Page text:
Page:Folk-lore - A Quarterly Review. Volume 20, 1909.djvu/425
many gaps in his bibliography ; and most readers will probably come to the conclusion that he has attempted, within the limits assigned to him, to cover too much ground. He promises a treatise on the origin of nobility, slavery, and the relations of the various classes. He would, I venture to think, be well advised either to limit the sphere of his investigation, or to do more justice to himself by treating his subject on a wider scale.
Maltesische Volkslieder im Urtext MIT Deutscher Uber- SETZUNG. Von B. Ilg und H. Stumme. Leipzig, 1909. Pp. 77.
This is the sixth number of the Leipziger Semitistische Studien edited by Profs. A. Fischer and H. Zimmern. To many lay readers accustomed to think of Malta as a British possession, for nearly a thousand years under Christian rule, the connection with a Semitic series of texts, hitherto mainly concerned with things Babylonian, may not be obvious. The songs are, however, in language, and to a great degree in character, distinctly Arabic. The feast days celebrated are Christian, the " humorous situations " which form one group among the poems are humours of the con- fessional, the priests, and the churches, but the morality, such as it is, the references to intrigue, the fashion of the songs themselves, strike one who knows the Arabs as being distinctly Arabic, — the Arabic of the towns that is to say, — though, were they in another language, one might be content to call them Levantine.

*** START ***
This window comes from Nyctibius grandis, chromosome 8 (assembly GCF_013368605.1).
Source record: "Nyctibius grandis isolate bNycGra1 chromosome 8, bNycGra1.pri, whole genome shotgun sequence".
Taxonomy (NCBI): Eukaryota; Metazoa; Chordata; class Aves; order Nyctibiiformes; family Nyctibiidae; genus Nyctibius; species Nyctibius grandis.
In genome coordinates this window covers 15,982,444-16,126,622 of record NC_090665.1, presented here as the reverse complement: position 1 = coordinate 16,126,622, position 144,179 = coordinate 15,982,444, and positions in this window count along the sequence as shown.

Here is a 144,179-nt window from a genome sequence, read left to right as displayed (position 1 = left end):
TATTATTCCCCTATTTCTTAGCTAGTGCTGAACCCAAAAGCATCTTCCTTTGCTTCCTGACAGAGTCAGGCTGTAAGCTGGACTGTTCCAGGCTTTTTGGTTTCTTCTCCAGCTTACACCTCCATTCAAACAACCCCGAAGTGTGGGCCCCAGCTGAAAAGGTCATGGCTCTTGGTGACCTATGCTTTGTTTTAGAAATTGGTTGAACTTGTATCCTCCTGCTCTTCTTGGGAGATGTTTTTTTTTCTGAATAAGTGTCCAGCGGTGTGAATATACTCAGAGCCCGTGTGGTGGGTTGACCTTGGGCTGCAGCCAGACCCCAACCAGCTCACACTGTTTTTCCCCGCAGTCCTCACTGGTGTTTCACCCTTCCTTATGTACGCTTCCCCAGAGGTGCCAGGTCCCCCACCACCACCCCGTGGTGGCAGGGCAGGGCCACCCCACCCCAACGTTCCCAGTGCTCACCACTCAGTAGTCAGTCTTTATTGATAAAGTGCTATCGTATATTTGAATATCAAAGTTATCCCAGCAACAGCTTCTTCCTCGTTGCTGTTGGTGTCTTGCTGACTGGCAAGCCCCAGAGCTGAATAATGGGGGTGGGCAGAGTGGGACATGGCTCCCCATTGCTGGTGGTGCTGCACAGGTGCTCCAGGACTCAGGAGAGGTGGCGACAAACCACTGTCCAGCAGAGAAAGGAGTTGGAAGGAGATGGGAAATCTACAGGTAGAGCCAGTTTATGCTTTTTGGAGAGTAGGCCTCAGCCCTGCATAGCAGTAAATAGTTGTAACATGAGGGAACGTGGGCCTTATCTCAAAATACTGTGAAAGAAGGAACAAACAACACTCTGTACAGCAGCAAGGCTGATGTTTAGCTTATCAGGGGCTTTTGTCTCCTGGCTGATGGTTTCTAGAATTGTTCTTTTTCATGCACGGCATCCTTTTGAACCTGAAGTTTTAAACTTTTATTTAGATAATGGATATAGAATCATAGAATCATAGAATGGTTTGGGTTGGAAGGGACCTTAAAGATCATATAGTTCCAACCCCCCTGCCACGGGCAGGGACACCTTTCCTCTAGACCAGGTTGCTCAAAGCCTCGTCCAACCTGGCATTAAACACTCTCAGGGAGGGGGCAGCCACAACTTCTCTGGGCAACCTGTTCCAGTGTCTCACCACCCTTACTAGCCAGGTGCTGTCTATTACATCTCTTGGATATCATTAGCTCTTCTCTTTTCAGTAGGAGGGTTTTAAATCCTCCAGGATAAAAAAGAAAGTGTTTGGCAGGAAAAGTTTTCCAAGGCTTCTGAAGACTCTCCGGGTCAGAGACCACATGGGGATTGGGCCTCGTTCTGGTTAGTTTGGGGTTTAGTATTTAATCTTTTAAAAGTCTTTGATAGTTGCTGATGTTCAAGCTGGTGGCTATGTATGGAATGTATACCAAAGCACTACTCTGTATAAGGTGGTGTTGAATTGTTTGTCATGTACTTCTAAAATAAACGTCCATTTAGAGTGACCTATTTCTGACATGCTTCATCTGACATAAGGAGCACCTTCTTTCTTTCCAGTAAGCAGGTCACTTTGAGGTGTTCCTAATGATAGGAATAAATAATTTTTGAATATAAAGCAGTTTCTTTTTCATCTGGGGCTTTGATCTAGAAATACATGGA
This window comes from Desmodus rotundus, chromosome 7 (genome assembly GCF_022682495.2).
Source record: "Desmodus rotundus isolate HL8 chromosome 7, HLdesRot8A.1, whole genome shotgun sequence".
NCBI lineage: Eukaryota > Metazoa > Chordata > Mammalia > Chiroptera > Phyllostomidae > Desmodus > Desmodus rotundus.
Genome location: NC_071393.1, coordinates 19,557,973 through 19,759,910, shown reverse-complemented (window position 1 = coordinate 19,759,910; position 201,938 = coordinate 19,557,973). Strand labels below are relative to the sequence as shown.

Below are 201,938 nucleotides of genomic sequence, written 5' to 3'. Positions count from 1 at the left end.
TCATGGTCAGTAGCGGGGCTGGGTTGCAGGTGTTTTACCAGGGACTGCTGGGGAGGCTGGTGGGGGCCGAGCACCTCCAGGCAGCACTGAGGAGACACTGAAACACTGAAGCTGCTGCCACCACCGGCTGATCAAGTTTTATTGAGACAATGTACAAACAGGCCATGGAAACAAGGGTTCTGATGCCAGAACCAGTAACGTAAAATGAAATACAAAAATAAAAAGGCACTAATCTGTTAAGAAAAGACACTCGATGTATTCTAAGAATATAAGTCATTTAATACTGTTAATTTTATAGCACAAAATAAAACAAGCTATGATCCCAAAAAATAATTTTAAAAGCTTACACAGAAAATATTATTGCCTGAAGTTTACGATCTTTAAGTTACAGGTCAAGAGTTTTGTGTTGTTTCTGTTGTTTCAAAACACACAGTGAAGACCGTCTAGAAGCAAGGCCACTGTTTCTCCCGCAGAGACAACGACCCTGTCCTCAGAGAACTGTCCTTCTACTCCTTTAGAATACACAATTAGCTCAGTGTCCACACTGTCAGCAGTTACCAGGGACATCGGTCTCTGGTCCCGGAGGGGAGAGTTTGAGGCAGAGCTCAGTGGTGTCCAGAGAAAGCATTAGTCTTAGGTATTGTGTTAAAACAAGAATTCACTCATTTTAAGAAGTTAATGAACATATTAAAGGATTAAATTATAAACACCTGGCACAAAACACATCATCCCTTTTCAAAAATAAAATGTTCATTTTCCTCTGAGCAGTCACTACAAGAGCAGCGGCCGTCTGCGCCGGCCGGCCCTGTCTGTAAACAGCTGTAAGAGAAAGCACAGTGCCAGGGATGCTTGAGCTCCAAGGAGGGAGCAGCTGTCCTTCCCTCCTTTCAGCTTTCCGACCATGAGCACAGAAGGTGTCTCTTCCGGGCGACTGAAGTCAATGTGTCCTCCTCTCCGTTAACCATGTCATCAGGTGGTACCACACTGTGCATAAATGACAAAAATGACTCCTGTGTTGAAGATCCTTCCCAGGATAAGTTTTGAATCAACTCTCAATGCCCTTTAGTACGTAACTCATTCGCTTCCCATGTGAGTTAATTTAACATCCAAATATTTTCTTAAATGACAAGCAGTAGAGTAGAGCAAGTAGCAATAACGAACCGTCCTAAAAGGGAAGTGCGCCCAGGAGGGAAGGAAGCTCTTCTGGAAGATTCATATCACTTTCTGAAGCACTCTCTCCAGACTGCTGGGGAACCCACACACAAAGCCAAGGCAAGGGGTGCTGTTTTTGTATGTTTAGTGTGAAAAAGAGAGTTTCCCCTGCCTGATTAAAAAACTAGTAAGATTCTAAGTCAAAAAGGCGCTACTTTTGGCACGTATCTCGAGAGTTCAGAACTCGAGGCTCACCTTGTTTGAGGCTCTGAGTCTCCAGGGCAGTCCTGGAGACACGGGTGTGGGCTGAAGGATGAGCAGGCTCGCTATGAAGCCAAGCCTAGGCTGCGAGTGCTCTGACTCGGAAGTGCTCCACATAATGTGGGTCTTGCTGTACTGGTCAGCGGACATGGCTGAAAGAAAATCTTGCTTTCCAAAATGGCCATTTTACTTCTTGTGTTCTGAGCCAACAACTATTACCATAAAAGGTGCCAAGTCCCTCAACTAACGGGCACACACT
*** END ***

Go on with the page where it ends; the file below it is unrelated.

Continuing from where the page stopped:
The lady to whose industry we owe the collection had some- what exceptional opportunities of coming into relation with people of all classes and all occupations, from being a guest in the house of the German Consul in Malta. Professor Stumme, in his pre- face, tells us that the Maltese are a people who have songs for every occasion, and, when these fail, they improvise, answering each other in rhyming couplets from housetop to housetop, from boat to boat, often, like the Arabs, singing nonsense so long as it rhymes and has a tune. The English occupation has put a stop to the old customs of nightly serenading, and indeed love-making